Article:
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Posted: July 30, 2010
New biodegradable nanocompound facilitates bone regeneration in cases of substantial loss
(Nanowerk News) Bones have a capacity to regenerate themselves after suffering partial damage. However, it is really quite another thing when a serious break or tumour lesion occurs and the loss of tissue is substantial. Today these cases are treated with various kinds of grafts, but they have a number of disadvantages, such as rejection, contamination or limitations on donors.
As a consequence, the current tendency in bone tissue engineering is developing materials that temporarily substitute for the bone while inducing its regeneration in such a way that this, temporary material, disappears as the bone recovers its space. Ms Beatriz Olalde, researcher at the Health Unit of Tecnalia, is working on the creation of one of these compounds. With the results obtained to date, she has presented her PhD thesis at the University of Basque Country (UPV/EHU), entitled, Development of a new porous, biodegradable nanocompound support for the regeneration of bone tissue.
The porous support or foam, developed by Ms Olalde and defended in her thesis, is totally new. The aim was to manufacture a biodegradable porous support which, while temporarily substituting for the damaged bone, would be capable of inducing a process of bone regeneration. With this in mind, a compound was developed which is capable of interacting —both chemically and electrically— with the bone cells or the adjoining bone tissue, thus accelerating bone recovery.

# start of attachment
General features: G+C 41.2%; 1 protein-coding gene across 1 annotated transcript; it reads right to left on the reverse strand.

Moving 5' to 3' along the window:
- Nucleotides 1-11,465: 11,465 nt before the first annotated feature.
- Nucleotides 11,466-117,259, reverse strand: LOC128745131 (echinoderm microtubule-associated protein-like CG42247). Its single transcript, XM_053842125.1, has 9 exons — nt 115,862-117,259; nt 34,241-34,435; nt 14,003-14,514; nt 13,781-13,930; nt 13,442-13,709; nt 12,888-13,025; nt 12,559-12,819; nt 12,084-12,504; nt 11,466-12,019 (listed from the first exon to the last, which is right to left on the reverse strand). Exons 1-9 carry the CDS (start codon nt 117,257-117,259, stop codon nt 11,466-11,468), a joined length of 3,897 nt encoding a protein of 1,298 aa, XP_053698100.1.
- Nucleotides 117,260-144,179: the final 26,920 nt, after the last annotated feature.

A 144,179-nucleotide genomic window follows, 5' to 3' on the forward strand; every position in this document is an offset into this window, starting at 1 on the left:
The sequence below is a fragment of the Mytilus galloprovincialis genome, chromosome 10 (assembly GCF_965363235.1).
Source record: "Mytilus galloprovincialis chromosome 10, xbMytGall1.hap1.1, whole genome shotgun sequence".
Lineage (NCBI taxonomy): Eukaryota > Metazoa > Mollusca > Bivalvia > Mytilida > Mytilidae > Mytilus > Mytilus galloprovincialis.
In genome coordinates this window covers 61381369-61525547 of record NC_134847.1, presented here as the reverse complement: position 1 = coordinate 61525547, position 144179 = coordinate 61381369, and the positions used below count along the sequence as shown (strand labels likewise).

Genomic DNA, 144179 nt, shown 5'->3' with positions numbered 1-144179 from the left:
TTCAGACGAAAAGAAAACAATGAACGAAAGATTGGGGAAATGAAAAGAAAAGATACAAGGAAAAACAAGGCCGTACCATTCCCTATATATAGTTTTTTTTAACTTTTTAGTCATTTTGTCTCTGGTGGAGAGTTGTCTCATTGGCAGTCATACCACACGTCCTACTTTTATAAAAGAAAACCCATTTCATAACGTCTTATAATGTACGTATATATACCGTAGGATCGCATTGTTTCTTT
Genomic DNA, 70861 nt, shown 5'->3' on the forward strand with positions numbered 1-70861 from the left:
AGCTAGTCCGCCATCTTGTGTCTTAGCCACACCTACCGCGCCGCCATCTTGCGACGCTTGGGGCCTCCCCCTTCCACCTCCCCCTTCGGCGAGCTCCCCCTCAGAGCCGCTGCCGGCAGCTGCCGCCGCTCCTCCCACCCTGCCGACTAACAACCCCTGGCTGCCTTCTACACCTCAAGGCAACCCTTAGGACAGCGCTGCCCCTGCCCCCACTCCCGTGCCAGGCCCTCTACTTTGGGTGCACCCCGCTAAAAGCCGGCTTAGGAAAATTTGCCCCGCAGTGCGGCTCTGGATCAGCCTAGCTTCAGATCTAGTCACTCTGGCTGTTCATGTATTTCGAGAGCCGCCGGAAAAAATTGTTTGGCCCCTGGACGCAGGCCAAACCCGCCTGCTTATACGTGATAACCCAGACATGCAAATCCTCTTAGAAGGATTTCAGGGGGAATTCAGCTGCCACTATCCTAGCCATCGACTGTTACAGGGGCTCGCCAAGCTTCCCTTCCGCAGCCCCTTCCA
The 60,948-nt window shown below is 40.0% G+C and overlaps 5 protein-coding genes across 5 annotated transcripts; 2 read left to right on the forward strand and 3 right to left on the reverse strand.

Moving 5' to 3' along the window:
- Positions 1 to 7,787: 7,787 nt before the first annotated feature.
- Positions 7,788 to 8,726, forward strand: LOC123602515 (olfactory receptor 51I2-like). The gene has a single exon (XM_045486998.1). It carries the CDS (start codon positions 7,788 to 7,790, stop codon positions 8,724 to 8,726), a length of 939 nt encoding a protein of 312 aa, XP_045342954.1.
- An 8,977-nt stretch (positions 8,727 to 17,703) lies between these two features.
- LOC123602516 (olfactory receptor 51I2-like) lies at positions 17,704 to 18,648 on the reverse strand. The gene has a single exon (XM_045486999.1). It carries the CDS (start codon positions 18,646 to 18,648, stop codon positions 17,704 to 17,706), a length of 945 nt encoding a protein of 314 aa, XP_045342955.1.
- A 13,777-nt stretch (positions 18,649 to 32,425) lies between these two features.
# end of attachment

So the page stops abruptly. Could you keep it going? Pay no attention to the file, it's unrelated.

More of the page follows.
Polylactic acid, hydroxyapatite and carbon nanotubes
The basis of the composition of the porous support presented in the thesis is a polymer: polylactic acid, a material widely used in medicine and which, given its biodegradable properties, disappears as the bone grows. To this the researcher added a bioceramic — hydroxyapatite. Polymers have difficulties in attracting cells and so the function of hydroxyapatite, which provides calcium, is facilitating this integration of the support into the surrounding bone cells.
Finally, the compound also has carbon nanotubes. These enhance the mechanical properties of the polymers, which are limited in this aspect and would otherwise break up given bone resistance. Moreover, it is the carbon nanotubes that provide the electrical character to the porous support, as both the polylactic acid and the hydroxyapatite are insulating materials. In this manner, an electric field can be applied in such a way that the bone cells are directed to the porous support and the regeneration process is accelerated.
According to Ms Olalde in her thesis, the trials undertaken with the new porous support, involving both in vitro and in vivo experiments, gave satisfactory results. The foam proved to have optimum mechanical properties for supporting the bone well and, moreover, it does not break up once implanted. What is more, with the initial in vivo results, obtained 3 weeks alter being implanted in the porous support, bone growth was already observed. Also, after 16 weeks, this new bone showed mechanical, histomorphometric and densitometric properties similar to those of intact or healthy bone tissue.
About the author
Ms Beatriz Olalde Graells (Donostia-San Sebastián, 1979) is a doctor in Chemical Sciences. She drew up her thesis under the direction of Ms María Jesús Jurado from the Tecnalia Health Unit and Ms Isabel Goñi and Mariló Gurruchaga from the Department of Polymers Science and Technology at the Chemical Sciences Faculty (on the Donostia-San Sebastián campus of the UPV/EHU). Ms Olalde carried out most of her thesis at the Tecnalia Health Unit, but also worked with Aberdeen University in Scotland and the Valencia Institute of Biomechanics (IBV). She is currently working as a researcher in the Department of Biomaterials and Nanotechnologies at the Tecnalia Health Unit.